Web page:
We may be a small school, but there’s always something happening in Cowboy country. We’ll round up the latest information and update this page regularly, so check back often!
As parents and caregivers alike, we are often faced with hard decisions regarding what to give our children - to help hydrate them and to keep them healthy. With many sports and juice drinks on the market today, the choices can be overwhelming at times.
Popular kids’ drinks advertise anything from added vitamin C and vitamin D to added antioxidants. The brightly colored juice boxes and packages display our kids’ favorite cartoon character or sports figure enticing them to pick the fun and exciting drink as opposed to the healthier more ‘boring’ options of 100% fruit juice, milk, and water.
Although healthier than other alternatives such as soda and other popular drinks, fruit juices and other sports drinks also contain a high amount of sugar. Is it wrong to let your child indulge in one of these drinks from time to time? Probably not, but on a regular basis these drinks affect the overall health of the child.
According to Anne Kolker, a registered dietitian, sport drinks have as much as 13 teaspoons of added sugar. It is important to look at the serving size on the nutrition label. The label might read that a beverage bottle contains 80 calories, however, it is important to double check the label. For example, if the serving size states 2.5 servings, you must figure out the math. In this case, the 80-calorie beverage contains 200 calories. Not all fruit juice is created equal. Most do provide 100% juice, but be careful of how it is marketed. Some juice drinks may look like regular juice and advertise 100% vitamin C; however one of the main ingredients is high fructose corn syrup.
How can we encourage our children to make healthier drink choices? We can make water, juice, and milk fun and exciting. Water is more tempting when it is chilled and has some fruit added to it. Juice is a favorite and can be frozen to make ice pops. Milk can be added to your child’s favorite healthy cereal or mixed with fruit or light chocolate syrup.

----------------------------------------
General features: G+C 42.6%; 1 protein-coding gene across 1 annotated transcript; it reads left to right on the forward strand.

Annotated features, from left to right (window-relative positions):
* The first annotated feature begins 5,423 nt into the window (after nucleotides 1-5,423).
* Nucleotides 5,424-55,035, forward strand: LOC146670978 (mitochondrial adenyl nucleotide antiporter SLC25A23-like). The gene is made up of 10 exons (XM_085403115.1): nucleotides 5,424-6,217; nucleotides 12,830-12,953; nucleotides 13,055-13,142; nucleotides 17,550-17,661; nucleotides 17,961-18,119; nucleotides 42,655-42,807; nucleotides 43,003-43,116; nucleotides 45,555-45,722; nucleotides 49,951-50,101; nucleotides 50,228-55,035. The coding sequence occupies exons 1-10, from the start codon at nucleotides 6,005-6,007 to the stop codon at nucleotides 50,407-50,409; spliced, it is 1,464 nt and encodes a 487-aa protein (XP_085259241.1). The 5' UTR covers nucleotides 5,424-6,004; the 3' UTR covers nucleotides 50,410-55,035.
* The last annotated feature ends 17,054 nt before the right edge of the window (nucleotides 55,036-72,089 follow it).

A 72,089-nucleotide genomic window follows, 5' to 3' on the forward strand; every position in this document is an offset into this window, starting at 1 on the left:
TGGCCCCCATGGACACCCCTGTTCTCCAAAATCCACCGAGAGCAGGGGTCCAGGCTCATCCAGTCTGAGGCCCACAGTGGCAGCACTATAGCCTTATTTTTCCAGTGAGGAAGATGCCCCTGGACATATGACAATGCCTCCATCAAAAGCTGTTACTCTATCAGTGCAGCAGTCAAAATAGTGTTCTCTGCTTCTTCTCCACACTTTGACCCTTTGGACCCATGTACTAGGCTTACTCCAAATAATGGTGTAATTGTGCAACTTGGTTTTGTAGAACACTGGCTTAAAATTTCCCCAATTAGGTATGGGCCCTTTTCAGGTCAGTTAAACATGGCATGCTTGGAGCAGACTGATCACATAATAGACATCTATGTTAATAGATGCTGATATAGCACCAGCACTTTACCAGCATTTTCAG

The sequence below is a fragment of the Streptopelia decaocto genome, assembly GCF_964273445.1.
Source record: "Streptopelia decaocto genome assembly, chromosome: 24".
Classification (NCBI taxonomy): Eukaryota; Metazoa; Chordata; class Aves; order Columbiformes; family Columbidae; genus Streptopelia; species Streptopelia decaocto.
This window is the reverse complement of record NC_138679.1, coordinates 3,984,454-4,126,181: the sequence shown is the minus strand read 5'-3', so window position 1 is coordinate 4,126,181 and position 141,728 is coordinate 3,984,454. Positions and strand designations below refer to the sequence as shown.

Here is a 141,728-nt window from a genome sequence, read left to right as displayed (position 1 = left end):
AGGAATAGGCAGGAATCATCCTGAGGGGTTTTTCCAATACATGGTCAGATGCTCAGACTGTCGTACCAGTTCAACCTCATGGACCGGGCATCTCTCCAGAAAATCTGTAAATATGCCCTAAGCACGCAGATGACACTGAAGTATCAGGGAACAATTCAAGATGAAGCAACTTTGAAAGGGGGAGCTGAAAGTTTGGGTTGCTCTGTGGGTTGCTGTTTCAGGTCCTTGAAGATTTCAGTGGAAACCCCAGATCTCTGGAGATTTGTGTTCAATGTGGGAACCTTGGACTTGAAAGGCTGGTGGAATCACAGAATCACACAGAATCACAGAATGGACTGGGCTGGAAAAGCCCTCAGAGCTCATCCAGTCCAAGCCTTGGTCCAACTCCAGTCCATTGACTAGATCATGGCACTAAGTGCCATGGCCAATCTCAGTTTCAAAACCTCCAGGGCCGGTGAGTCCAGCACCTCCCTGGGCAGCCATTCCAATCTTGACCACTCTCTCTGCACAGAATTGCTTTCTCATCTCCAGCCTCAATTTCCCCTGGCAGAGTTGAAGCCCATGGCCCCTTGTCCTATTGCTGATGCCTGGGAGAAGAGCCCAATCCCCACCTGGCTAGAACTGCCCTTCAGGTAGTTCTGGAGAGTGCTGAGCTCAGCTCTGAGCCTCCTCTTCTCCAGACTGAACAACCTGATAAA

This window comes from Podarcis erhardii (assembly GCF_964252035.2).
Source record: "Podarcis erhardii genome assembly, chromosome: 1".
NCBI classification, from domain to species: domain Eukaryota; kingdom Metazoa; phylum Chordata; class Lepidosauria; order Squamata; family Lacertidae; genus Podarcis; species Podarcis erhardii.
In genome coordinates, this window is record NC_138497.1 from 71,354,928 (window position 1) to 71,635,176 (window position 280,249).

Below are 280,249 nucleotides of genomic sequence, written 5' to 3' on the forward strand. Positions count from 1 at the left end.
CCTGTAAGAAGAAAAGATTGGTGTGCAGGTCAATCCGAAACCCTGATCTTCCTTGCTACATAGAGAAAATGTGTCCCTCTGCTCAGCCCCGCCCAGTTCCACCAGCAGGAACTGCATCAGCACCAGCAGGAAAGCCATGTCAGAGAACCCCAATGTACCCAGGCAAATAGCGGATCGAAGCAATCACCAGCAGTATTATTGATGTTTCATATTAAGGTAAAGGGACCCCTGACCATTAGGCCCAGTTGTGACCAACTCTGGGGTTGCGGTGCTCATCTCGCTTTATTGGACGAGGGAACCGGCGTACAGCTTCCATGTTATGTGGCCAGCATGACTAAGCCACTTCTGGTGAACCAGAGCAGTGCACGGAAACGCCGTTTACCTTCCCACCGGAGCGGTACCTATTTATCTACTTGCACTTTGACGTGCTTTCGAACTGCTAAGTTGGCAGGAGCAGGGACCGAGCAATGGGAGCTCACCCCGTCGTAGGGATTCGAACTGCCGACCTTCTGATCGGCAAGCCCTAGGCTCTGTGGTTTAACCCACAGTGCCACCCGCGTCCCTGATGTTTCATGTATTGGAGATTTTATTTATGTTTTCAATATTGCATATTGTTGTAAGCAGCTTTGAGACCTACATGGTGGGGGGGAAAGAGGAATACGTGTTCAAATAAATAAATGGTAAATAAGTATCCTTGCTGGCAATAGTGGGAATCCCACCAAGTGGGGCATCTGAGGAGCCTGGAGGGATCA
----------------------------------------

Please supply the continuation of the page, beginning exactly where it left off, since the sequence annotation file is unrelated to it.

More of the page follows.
As parents, the best way to help our children make healthier drink choices is to set a good example by making healthier drink choices ourselves.
Your child is a fluent reader, reading at grade level or better. Or maybe she is a teenager, resistant to reading or reading well on her own. So why should you continue to read aloud to your child? The reasons are endless!
According to Education World, children are never too old to listen to a read-aloud. It helps children develop their vocabulary and introduces them to higher-level text.
Jim Trelease, renowned author of The Read-Aloud Handbook and read-aloud expert, compares reading aloud to McDonald’s. The international food chain continues to advertise its product year after year, continually promoting its product. Reading aloud to children promotes reading. Cutting back on that “advertising” gives children the notion that reading is not as important as it was when they were younger. His website offers downloadable read-alouds and more information about the importance of reading aloud.
Reading aloud to your child
- offers an opportunity to wind down together and enjoy a good story,
- opens the lines of communication,
- allows you the opportunity to know what your child is reading,
- helps build your child’s vocabulary because your child can experience text above her reading level, and
- models fluent reading for your child, a necessity if she is to grow as a reader.
Read Aloud America offers a list of recommended books to read aloud with your child, whether she is an infant or a high school senior. We hope you will give your child the fabulous gift of reading aloud—no matter her age or reading level!